These are photos from Lextant during the World Usability Day Columbus event back on Nov 11: http://www.lextant.com/insights/read/world_usability_day_columbus/ … Chris Rockwell, the principal at Lextant, talked about the future of usability while Doug Brown talked about multivariate testing.

3 years ago

[Journal #8] Legal

Currently there are very limited design patent and trade dress laws that designers can use to protect their creations and that’s why knockoffs and fakes have always been common in the fashion industry.  Both this article and the one here (http://www.lexisnexis.com/Community/copyright-trademarklaw/blogs/fashionindustrylaw/archive/2010/08/25/the-innovative-design-protection-and-piracy-prevention-act-fashion-industry-friend-or-faux.aspx) discuss the introduction of fashion design (apparel, footwear, headgear and eyewear) copyright protection bill into Congress back in August 2010.  Previously, the Design Piracy Prohibition Act (DPPA), was written up and offered as a way to give copyright protection to fashion designers for a three year period reliant on registration.  Despite the backing from famous designers and the Council of Fashion Designers of America (CFDA), the bill did not even reach a point where it could be voted on.  The main opposition was the footwear industry’s American Apparel & Footwear Association (AAFA) which believed such a bill could never been effectively enforced.  Thus, the new version called the Innovative Design Protection and Piracy Prevention Act (IDPPPA), represents a compromise between the CFDA and AAFA by eliminating the registration aspect and putting most of the burden of proof on the designer before even getting to trail.

3 years ago 1 note

[Journal #7] Technology: What Drives Design?

I recently picked up a book (from the owner of my local bike shop oddly enough) called Code Name Ginger by Steven Kemper, which documents the story of Dean Kamen’s Segway.  Even though I’ve just started this book, it has got me thinking about the question of what drives design? The most obvious, and perhaps academically correct answer, at least from the industrial design point of view, would be “needs”.  For example the OXO grips came out of a need for kitchen utensils that were easy to grip (or specifically, easier for people with arthritis to grip).  I do however think there are other things that can drive design besides user needs.  Although I can see “wants” and “problems” as very similar to “needs”, I they are slightly different ways to begin looking at design issues.  While “needs” and “problems” often focus on the functional and practical, “wants” more closely reflects the aesthetics of a design and emotional reaction to a design.  In the case of the Segway, “technology” was clearly what fueled its design process.  It was Kamen’s development and combination of gyroscopic sensors into a coherent system that made the Segway possible.  Without it, no amount of (industrial/product) designing could have reproduced anything similar.  To me, this makes certain aspects of design (product design specifically) dependent on technological breakthroughs and innovations.  And in an extension, design also relies heavily on engineering.  I’ve always been bothered by ID’s real (and maybe partially imagined/misunderstood) dependence on engineering.  But the more I think about it, ID/design sort of continues on where engineering stops.  So while engineering and technology allow the primary function and purpose of the Segway to be realized, ID makes it attractive, intuitive, and usable to the consumer public (somewhat on a tangent, but I also am beginning to see ID’s importance in beyond the physical and practical but into the cognitive/emotional impact side of designing a product, something engineering/technology does not address). Looking at another article I read through on TIME magazine’s website talking about the top 50 inventions of 2010: http://www.time.com/time/specials/packages/completelist/0,29569,2029497,00.html, I’m amazed by the door technology has opened up for us.  Where ID fits in the development of these engineering wonders, is making them understandable to everyone.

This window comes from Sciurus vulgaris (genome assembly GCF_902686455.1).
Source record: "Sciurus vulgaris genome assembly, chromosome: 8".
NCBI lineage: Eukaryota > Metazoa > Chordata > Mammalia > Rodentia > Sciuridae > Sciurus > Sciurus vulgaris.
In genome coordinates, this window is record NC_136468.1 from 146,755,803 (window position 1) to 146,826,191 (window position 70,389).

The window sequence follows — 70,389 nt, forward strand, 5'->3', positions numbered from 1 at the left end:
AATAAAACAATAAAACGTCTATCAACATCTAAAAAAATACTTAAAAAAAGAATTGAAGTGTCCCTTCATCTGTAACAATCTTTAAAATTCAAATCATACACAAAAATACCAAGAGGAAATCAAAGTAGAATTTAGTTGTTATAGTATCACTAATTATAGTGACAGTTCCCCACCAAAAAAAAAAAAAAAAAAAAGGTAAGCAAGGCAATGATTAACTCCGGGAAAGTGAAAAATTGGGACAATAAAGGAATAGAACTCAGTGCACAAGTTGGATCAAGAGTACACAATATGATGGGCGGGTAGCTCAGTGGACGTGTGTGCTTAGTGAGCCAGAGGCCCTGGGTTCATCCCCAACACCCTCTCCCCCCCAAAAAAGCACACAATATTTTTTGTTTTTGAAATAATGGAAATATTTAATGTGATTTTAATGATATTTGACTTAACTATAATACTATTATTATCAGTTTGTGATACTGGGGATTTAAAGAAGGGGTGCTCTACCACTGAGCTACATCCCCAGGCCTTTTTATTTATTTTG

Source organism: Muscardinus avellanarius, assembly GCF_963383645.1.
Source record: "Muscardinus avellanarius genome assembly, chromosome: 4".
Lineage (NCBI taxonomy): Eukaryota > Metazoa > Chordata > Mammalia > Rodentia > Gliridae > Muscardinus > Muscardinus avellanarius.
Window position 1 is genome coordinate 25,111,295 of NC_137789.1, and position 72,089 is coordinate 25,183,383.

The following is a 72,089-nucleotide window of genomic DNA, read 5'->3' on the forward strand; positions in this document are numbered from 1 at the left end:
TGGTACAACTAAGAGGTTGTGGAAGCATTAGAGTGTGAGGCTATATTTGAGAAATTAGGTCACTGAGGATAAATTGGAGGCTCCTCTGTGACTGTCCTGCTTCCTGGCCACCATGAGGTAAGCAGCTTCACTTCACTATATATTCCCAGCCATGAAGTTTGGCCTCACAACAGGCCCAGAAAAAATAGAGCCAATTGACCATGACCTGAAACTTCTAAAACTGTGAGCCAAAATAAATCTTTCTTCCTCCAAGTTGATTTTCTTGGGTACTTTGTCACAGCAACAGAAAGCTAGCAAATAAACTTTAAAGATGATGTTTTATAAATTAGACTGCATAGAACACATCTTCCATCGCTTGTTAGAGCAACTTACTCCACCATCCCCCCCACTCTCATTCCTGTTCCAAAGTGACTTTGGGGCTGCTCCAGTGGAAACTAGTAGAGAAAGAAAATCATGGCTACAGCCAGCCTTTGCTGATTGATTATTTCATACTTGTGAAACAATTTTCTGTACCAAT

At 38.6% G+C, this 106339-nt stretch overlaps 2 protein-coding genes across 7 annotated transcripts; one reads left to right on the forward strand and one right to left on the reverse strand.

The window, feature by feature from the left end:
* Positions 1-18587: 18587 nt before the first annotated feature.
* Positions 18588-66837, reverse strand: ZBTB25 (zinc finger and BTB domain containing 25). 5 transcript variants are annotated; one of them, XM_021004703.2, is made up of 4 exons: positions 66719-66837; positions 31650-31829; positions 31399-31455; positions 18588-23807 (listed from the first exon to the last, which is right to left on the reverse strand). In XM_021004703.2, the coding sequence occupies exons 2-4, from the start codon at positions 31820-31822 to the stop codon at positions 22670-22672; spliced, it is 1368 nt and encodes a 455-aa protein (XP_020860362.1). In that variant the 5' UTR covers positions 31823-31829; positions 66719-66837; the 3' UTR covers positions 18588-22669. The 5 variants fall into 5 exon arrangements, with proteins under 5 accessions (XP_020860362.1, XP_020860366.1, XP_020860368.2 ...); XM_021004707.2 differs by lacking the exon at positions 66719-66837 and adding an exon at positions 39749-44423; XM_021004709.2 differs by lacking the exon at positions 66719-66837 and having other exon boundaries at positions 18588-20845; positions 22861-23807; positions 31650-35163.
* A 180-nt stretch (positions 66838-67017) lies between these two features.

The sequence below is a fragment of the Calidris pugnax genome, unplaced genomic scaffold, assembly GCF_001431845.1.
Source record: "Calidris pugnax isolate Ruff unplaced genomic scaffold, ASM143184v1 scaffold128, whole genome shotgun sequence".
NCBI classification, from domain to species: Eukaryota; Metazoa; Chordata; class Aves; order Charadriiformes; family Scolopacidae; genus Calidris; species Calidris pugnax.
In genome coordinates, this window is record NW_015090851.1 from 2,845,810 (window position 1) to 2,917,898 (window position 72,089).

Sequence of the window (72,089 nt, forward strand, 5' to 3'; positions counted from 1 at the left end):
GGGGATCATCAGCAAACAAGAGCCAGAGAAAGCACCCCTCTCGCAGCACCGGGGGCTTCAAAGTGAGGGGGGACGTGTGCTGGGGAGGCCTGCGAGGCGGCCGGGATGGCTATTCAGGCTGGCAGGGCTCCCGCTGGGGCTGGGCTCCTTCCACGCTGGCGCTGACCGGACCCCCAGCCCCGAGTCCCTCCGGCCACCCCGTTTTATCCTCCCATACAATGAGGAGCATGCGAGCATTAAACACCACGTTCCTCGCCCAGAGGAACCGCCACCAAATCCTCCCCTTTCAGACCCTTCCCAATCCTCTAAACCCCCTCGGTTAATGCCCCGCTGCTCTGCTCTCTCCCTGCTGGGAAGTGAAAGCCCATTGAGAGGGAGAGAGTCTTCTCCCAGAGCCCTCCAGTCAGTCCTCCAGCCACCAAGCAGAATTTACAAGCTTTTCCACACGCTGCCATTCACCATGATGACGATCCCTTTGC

3 years ago

Patrick Jouin on Reconciling Functionality With Aesthetics

3 years ago

[Journal #6] Environment

The New York Times has several interesting blogs that don’t seem to get too much attention (like the Freakonomics blog: http://freakonomics.blogs.nytimes.com/).  One in particular, the Green blog, talks about topics dealing with energy and the environment.  What interested me the most were some of the posts about LEED (Leadership in Energy and Environmental Design, tagged LEED on nytimes), which is a green building certification system awarded to those who meet certain environmentally sound metric like energy and water efficiency, low CO2 emissions, high indoor air quality, etc.  More recently there has been a rethinking of how the US’s Green Building Council awards LEED credits for the use of wood products.  On one side are the timber producers represented by the Sustainable Forestry Initiative who are complaining about the amount of work needed to get even one LEED credit, while on the other side environmental groups represented by the Forest Stewardship Council think that the new LEED standards for wood products are being diluted for the benefit of big business.  Scot Horst, the senior vice president for LEED at the Green Building Council, hopes that criticism from both sides means the new LEED standards strike just the right balance.